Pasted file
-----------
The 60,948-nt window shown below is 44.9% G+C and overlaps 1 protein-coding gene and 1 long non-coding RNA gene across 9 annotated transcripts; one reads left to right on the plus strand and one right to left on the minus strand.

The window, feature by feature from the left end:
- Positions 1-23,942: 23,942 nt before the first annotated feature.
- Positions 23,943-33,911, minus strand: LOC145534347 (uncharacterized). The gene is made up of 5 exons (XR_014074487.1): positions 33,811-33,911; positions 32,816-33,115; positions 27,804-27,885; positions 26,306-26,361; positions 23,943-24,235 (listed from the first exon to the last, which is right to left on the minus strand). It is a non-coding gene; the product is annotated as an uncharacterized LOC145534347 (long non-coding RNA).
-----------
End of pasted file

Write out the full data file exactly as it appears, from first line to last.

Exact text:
The 60,948-nt window shown below is 44.9% G+C and overlaps 1 protein-coding gene and 1 long non-coding RNA gene across 9 annotated transcripts; one reads left to right on the plus strand and one right to left on the minus strand.

The window, feature by feature from the left end:
- Positions 1-23,942: 23,942 nt before the first annotated feature.
- Positions 23,943-33,911, minus strand: LOC145534347 (uncharacterized). The gene is made up of 5 exons (XR_014074487.1): positions 33,811-33,911; positions 32,816-33,115; positions 27,804-27,885; positions 26,306-26,361; positions 23,943-24,235 (listed from the first exon to the last, which is right to left on the minus strand). It is a non-coding gene; the product is annotated as an uncharacterized LOC145534347 (long non-coding RNA).